See this blog entry for information on debugging web services using Eclipse. Note this is primarily for tracing/debugging source code; you will probably still want to use one of the tools below to capture network traffic, view SOAP requests and responses, etc.

NetBeans IDE

NetBeans include a debugger, profiler and an HTTP monitor that can assist in troubleshooting SOA applications.

tcpmon and tcptrace

tcpmon allows you to easily view messages as they go back and forth on the wire. The companion utility tcptrace can be used for analysis of the dump.

WSMonitor

WSMonitor in another option to Tcpmon with slightly more functionality.

NetSniffer

NetSniffer makes it possible to track the network traffic between arbitrary devices within a LAN segment.

Wireshark

Wireshark, a network packet analyzer, is useful for following the routing of SOAP messages. It can also help when you are getting an HTML error message from the server that your CXF client cannot normally process, by allowing you to see the non-SOAP error message. See this blog entry for more information.

SOAP UI

SOAP UI can also be used for debugging. In addition to viewing messages, it allows you send messages and load test your services. It also has plugins for the Eclipse IDE, NetBeans IDE and IntelliJ IDEA.

Other Helpful Tools

WSDL Viewer

WSDL Viewer is a small tool to visualize web-services in a more intuitive way.

SOAP Fault for debugging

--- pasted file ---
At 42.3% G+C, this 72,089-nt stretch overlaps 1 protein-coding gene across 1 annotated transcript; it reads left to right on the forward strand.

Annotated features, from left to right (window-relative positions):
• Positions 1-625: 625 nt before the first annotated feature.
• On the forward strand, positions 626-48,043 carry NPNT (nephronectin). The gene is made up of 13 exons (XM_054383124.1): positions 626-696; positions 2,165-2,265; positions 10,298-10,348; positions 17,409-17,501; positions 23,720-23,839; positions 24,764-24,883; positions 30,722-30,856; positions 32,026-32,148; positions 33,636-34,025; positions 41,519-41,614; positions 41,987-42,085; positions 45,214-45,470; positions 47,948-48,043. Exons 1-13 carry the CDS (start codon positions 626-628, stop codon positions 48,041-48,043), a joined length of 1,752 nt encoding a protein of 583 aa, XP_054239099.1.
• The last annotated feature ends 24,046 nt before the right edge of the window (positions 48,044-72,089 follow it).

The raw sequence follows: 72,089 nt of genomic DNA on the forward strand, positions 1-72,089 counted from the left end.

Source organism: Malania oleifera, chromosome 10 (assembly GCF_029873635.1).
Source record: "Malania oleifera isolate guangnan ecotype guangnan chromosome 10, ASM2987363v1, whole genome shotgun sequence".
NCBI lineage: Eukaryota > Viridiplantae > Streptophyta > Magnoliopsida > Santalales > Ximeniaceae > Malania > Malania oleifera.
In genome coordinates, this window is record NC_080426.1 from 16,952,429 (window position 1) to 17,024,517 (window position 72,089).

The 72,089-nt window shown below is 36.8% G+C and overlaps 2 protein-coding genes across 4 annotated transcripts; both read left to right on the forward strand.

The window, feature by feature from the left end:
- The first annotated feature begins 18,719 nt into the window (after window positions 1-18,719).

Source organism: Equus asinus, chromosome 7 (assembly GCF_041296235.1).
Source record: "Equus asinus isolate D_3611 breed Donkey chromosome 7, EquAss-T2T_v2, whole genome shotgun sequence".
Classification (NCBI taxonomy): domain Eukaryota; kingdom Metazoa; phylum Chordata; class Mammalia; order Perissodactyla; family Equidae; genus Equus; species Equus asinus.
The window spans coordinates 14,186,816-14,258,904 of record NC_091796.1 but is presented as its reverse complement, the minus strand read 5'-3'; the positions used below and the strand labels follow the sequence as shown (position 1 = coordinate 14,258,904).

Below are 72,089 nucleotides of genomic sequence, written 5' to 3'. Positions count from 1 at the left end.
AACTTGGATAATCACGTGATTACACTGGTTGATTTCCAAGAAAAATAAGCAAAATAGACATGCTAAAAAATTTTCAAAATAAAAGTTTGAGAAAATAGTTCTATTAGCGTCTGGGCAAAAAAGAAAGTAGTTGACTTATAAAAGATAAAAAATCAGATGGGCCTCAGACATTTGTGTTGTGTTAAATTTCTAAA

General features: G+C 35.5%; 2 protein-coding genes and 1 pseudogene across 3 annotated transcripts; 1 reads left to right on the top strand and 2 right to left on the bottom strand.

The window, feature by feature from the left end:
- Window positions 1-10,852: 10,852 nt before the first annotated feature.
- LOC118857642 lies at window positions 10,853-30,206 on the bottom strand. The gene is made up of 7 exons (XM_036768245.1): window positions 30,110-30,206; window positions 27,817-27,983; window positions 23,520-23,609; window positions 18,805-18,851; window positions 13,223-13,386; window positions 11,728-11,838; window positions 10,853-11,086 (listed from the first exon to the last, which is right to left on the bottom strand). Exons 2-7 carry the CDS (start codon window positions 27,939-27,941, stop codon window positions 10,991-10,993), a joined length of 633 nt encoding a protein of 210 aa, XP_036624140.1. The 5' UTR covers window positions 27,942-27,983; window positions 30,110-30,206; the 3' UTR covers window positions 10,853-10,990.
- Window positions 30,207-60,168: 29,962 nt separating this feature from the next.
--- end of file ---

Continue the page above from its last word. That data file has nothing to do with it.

This feature is available since CXF 2.3.4

Stack trace in fault details

CXF supports the ability to put server stack trace information into the fault message fault details, if you enable the option of 'faultStackTraceEnabled'. It is useful for debugging if the soap fault message is not defined in the WSDL operation.

Showing the cause exception message

CXF doesn't show the cause exception message in the fault message due to security consideration. However, this could potentially cause some trouble on the client side, as the client will not be able to see what the real cause of the exception is. You can let the CXF server return the fault message with the embedded cause exception message by enabling the option of 'exceptionMessageCauseEnabled' like this:

ATOM logging

This feature is available since CXF 2.3.0, as part of the cxf-rt-management-web component

CXF supports collecting log events, converting them to ATOM Syndication Format and either pushing them to the Atom-aware consumers or making them available for polling. Logging is based on a custom java.util.logging (JUL) handler that can be registered with loggers extending today's publishing protocols.

CXF JAXRS and JAXWS endpoints can avail of this feature.

Push Style

Push-style handler enqueues log records as they are published from loggers. After the queue size exceeds configurable "batch size", processing of collection of these records (in size of batch size) is triggered. Batch of log events is transformed by converter to ATOM element and then it is pushed out by deliverer to client. Both converter and deliverer are configurable units that allow to change transformation and transportation strategies. Next to predefined own custom implementations can be used when necessary – see examples. Batches are processed sequentially to allow client side to recreate stream of events.